Axel Steiger – CEO, Bayer Switzerland

Axel Steiger, CEO and CFO for Bayer Switzerland, outlines the importance of the Swiss operations as one of the key global hubs for Bayer, his leadership and talent management philosophy, the investment and commitment Bayer is making towards becoming a global oncology player, as well as his perspectives on digital transformation within the life science industry.

 

Driving forward digital transformation is one of Bayer’s strategic priorities as we believe digitalization in healthcare has the potential to achieve game-changing efficiencies and drive a new form of innovation

Axel, you joined Bayer in 1999 and have had a very interesting career trajectory before assuming position as CEO of Bayer Switzerland in January this year. Could you share some of your career highlights with us?

I am a lawyer by background. I started my career at a legal firm, where I worked for a couple of years, before joining Bayer’s headquarters in Germany as legal counsel. During that time, I worked on a number of large projects including the development of takeover strategies as well as our listing on the New York Stock Exchange (NYSE). In 2002, I became executive assistant to our newly appointed CEO Werner Wenning. During that time, we underwent the so far most significant restructuring within the company. We saw the acquisition of Roche’s OTC business as well as the acquisition of Schering, and also divested our traditional chemical business, among other actions, ultimately reshaping our portfolio to become a pure life science company.

After five years in that role, I moved to Bayer Turkey as general manager in 2006 before returning to HQ to lead our Material Science business as CFO, which was subsequently spun off as an independent company, Covestro. I was asked to stay with Bayer and became CEO of Benelux until my current position. It was very interesting overseeing the Benelux affiliates over the past five years because following Bayer’s acquisition of Monsanto, our Benelux organization saw a turnover in two-thirds of our employees since we had to divest some of our original operations due to antitrust reasons. In addition, a strong part of the Monsanto business was located in the Benelux, amongst others the EMEA HQ of the world’s No 1 vegetable seeds business in the Rotterdam region.

About a year ago, I was asked to join Bayer Switzerland as CFO and as of January 2020, I also became the CEO of Bayer Switzerland.

 

Despite the proximity of Bayer HQ in neighbouring Germany, Bayer has a rather significant presence in Switzerland as well. What value does this bring to the global organization?

Indeed, Bayer has around 1,600 employees across our entire operations in Switzerland. At the country level, across the standard affiliate functions, we have around 300 people sitting in Zurich. This is due to the fact that we have a strong position in pharma locally. Our pharma business is by far our largest local business division, and we are sixth in the overall Swiss market. Looking at research-oriented pharma companies, we are positioned fifth, which is actually one of the best positions we have had so far in any country. In our consumer health business, which is our second-largest, we are positioned first in Switzerland with extremely strong brands, partly inherited through our acquisition of Roche’s consumer health portfolio. Our smallest business unit is the agriculture business driven out of Zollikofen (near Bern), where we are ranked second in the local market.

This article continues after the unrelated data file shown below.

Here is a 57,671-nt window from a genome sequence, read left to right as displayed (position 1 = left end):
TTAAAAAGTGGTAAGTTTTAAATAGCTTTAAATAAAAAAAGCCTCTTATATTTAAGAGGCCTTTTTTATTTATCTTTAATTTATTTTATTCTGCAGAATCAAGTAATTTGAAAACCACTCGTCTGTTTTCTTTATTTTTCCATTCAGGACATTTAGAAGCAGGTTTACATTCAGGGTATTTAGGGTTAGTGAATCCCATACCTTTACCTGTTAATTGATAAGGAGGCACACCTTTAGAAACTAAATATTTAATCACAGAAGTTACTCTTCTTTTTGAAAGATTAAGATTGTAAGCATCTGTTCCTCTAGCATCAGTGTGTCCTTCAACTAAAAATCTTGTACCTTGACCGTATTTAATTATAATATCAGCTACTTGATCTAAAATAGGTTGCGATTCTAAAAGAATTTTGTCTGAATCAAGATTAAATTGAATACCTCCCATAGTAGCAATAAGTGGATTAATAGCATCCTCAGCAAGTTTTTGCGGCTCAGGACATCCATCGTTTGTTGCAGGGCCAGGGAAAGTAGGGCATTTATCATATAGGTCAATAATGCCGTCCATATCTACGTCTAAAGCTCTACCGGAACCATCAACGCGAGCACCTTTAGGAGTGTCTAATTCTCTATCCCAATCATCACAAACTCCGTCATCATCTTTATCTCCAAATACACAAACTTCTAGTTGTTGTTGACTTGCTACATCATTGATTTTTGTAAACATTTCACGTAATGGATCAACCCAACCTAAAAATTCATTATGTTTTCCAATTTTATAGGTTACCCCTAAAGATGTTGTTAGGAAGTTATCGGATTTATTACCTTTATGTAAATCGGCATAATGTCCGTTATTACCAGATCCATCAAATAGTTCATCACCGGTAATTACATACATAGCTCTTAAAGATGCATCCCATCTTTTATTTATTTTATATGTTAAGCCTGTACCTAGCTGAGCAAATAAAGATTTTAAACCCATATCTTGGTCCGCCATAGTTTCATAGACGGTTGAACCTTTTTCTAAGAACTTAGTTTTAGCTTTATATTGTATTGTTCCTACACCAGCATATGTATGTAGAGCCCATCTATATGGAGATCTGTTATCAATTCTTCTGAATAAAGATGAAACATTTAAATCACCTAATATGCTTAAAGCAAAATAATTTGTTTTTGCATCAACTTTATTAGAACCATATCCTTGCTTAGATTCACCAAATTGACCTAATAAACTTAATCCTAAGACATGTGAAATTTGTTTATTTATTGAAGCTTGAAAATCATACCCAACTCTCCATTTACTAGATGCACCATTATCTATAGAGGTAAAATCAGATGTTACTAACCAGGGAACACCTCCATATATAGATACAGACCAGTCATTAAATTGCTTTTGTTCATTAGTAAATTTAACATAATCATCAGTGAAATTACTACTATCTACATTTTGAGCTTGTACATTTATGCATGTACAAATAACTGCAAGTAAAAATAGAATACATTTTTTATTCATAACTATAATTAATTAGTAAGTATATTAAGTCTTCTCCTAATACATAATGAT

In addition to this, we also have above-country activities, i.e. European and global HQ structures, which comprises 1000 people based in Basel, operating several billions in terms of the overall organization’s business, which showcases the exceptional importance of Switzerland to global operations. Setting HQ aside, Switzerland is one of our most important global hubs – and we hope to continue to grow in importance.

 

Given Bayer’s diverse business units across pharmaceuticals, consumer health and crop science, as well as Switzerland’s particular positioning as a global hub, would the profiles of the talents you need here be quite multifaceted and complex? How do you see this?

Absolutely. We need people who are ideally both experts in their specific fields, be it medical expertise for specialty pharma like oncology or be it agronomic expertise for our crop science products, as well as highly competent in relevant functions, such as digital marketing or supply chain expertise in consumer health, for instance. Particularly in countries where all of Bayer’s businesses are present, it especially makes sense if experienced managers have transversal competencies and skills to take on cross-divisional or cross-functional roles to increase the agility and efficiency of the organizations.

Personally speaking, I always try to create an environment where everyone can excel. Switzerland is the most important life science hub of Europe and therefore it is the place to be given our portfolio focusing on solutions for health and nutrition. We invest a lot to create a purposeful and attractive culture here for our employees and this is crucial for us as we want to attract the best talents in a quite competitive environment in Switzerland. Part of this has been evident during the pandemic response, as there have been huge efforts from our company and also from our employees to support the COVID-19 response. Many of us volunteered in hospitals and we also had several initiatives helping health institutions with protective material and charity institutions with donations.

Our compelling vision – health for all, hunger for none – is also supported by a challenging and bold sustainability agenda. That provides our compass and purpose on which we build our business here.

In addition, through our regional and global structures in Basel, we can provide opportunities for further growth and development for our talents. And this is demonstrated by our highly diverse employee base with more than 60 different nationalities and a huge variety of educational and cultural backgrounds, which allows us to really live an inclusive way of working. Hence, we are perfectly equipped to address not just local market needs but also to understand the needs of our customers around the world to become an even more important hub within Bayer globally.

 

Speaking of the pandemic, how has it accelerated the digital transformation of Bayer Switzerland – and moving forward, how much of the ‘new ways of working’ are you looking to retain?

I would say we were one of the pioneers not just within the Bayer organization but also compared to other companies in Switzerland. We already came up with a new guide for working that is based around more agility and flexibility, and more adapting to employees’ needs.

In terms of remote working, for instance, we saw that some people are more productive working at home while others did not like the blurring of lines between work and home. Therefore, instead of implementing a strict policy, we asked our team leads to discuss the best and most productive solutions for their own teams, and many came up with hybrid models.